STETSON GALLERY REOPENS WITH
The Stetson Art Gallery in the Unitarian Universalist Church of Marblehead reopens Sunday, September 8, with “My HeART,” an exhibit of new works by versatile Marblehead artist Holly Aloha Jaynes. An opening reception will be held from Noon-2 p.m.
The new art in Holly Aloha Jaynes’ exhibit consists primarily of collages, depicting subjects of value and interest to the artist. Jaynes experiments with a wide variety of media from rust, fabric, ruined photos, images and painted papers, combining different texture, colors, or images to see how an original idea may be transformed to create something totally unexpected, expanding the imagination. One collage in the exhibit is combined with eleven small painted portraits of murdered women in Albuquerque, NM, who were forgotten by society until a woman walking her dog found a piece of remains. “These murders are a paradigm of what happens and is rarely reported when ‘society’ view people as “less than” because of unwelcomed circumstances,” Jaynes said. “Painting these women from tiny photocopies, before their identities were even known, was a spiritual connection for me to each of them and my way of honoring their spirits.”The other portion of the show consists of encaustic paintings (the Greek word encaustic means to “burn in”). In the encaustic process, hot wax, combined with pigment, resin and beeswax, is melted and painted onto a stable, absorbent and heat resistant board. Manipulating the hot wax and applying it to the board is fairly spontaneous, as the liquid will solidify immediately. A heat gun is used to fuse each layer, and the art can be reworked at any time. The paintings in “My HeART” resulted from carving design into the soft wax, using grids as well as photo transfers, to reveal images of natural, spiritual, and non representational content. “Encaustic painting often surprises me at the mystery it may contain,” said Jaynes.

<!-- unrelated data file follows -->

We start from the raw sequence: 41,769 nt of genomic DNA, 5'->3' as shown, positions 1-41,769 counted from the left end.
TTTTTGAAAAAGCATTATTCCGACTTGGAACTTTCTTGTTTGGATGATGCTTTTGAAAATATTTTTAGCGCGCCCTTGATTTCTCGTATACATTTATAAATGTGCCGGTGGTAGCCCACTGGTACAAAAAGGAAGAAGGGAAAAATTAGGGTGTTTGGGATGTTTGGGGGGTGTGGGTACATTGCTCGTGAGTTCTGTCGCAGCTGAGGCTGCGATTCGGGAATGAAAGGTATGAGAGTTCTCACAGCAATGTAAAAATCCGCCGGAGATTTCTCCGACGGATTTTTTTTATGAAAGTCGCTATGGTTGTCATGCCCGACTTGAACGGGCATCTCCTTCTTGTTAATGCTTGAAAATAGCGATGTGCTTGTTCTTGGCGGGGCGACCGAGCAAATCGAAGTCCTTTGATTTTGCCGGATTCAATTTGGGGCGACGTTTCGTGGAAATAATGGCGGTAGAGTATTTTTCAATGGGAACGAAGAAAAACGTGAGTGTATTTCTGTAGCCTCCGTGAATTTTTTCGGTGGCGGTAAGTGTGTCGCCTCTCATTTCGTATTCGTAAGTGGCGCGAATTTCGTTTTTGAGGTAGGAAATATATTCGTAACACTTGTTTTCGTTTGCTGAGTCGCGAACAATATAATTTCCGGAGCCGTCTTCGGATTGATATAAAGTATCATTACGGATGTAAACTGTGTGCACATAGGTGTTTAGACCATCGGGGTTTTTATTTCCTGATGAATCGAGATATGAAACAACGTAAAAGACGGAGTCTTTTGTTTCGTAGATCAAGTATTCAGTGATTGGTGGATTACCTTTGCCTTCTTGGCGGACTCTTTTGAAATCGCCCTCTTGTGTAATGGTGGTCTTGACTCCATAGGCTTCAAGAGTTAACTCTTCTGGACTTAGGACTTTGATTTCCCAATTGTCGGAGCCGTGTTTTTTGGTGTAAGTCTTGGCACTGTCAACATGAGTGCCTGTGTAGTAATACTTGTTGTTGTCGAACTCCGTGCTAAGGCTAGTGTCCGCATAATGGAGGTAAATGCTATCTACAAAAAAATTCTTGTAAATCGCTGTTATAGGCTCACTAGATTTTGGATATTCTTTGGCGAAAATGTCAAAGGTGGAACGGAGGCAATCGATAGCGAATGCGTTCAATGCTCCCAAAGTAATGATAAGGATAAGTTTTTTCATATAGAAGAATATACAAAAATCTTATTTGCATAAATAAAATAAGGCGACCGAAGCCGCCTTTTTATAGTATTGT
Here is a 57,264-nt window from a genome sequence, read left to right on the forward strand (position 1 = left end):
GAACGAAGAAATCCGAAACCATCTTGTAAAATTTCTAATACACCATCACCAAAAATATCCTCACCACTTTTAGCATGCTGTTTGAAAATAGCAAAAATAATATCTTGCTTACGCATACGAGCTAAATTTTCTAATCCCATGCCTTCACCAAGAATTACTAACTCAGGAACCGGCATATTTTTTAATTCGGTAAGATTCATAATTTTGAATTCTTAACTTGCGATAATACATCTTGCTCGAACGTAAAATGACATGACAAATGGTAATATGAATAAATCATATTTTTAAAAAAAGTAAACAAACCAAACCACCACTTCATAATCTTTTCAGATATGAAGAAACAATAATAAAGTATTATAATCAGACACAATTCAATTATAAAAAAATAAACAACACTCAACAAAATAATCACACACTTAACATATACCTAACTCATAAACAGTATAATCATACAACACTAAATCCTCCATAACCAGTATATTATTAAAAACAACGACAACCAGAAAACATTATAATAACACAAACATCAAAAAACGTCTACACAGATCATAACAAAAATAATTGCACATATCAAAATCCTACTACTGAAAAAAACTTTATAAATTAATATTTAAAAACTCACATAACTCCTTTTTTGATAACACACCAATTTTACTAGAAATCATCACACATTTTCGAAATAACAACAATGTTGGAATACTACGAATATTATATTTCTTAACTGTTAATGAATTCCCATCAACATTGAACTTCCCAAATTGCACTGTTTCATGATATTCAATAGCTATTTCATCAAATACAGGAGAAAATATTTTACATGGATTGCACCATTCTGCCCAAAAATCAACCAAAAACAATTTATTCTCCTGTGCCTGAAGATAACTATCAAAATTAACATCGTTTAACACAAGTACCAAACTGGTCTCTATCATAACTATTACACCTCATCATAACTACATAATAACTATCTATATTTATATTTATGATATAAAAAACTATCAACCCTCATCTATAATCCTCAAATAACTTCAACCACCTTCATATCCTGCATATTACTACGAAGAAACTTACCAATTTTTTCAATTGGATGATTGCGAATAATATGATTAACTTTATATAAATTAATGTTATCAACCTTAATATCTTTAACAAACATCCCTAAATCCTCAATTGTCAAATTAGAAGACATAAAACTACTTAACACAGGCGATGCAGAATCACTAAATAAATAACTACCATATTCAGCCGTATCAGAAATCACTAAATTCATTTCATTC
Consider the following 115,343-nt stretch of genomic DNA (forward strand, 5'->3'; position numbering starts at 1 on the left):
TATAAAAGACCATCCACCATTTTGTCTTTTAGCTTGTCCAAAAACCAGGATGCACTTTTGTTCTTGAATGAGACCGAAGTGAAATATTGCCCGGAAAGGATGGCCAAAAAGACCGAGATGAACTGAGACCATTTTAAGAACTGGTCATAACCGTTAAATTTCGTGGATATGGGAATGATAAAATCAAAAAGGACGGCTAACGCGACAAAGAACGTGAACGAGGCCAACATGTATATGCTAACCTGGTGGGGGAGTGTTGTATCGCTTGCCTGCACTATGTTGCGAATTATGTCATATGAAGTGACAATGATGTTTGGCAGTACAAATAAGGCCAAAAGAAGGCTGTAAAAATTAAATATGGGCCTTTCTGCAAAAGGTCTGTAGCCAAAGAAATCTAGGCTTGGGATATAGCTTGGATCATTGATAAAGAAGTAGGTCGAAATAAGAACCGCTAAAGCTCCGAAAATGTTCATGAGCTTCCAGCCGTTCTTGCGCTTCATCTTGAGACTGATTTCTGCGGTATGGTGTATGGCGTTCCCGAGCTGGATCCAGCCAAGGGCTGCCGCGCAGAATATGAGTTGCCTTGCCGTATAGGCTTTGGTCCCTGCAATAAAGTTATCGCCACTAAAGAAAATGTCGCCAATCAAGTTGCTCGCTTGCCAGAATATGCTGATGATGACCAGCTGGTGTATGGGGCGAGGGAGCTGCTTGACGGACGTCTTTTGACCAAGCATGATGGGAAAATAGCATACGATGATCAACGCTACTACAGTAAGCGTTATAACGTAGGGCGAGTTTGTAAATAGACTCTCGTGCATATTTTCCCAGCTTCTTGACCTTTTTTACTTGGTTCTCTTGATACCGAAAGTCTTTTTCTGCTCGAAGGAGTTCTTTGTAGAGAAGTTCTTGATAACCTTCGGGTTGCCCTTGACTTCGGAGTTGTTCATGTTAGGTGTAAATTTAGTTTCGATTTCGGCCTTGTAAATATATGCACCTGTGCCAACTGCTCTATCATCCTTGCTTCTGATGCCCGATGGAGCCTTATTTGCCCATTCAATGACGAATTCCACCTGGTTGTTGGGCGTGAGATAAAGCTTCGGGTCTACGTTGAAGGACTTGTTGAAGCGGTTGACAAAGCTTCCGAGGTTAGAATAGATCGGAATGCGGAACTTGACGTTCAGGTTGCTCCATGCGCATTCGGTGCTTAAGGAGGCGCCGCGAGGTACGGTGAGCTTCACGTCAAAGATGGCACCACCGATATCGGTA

Jaynes said of her artistic process, “my artwork is explorative and a spiritual gift, and brings me happiness, fulfillment, challenge, and creativity to my spirit. I reveal the connection of the spirit inherent in my relationship with my art to the viewer, which brings my art closer to the viewer: to ponder, question, wonder, enjoy and perhaps even purchase! “
Holly Aloha Jaynes was a graphic designer and art director for advertising agencies before returning to school at Mass College of Art & Design, pursuing a dual major in painting and photography. She received her Masters from Lesley University in Expressive Therapy, and uses various art modalities leading groups in the mental health and addictions fields. Holly had taught art across the lifespan, from pre school art camp, to Bell School Fine Arts Day, to decorative furniture painting classes for seniors.
Holly has exhibited in the Boston area and on the North Shore for more than 35 years. She is a member of LynnArts, the Marblehead and Salem Arts Associations, as well as a women’s art group. She has been co-chair of the Crafts Exhibit for the Marblehead Festival of Arts, as well as an exhibitor in several MFoA exhibits, for many years. Jaynes has won awards from art associations and the Marblehead Festival of Arts. This year she won an award for her collage, The Goddess Prayer for Women’s Art, which is shown in this exhibit. She was the photographer for the book, The Dames: Honoring The Good Women of Farrell Court, Powder House Court and Roads School with Sandra Winter as editor.
For the rest of the 2013-14 Gallery year, the following artists’ exhibits have been planned: October, Tom Jefferies; November, Richard Pohl; January, Nicholas Kent; February, Barbara Naeser; April, William Cloutman; May, Daly Inspirations, watercolors by students of Elaine Caliri Daly. The months of March and June are currently open, and the curators welcome inquiries at firstname.lastname@example.org.
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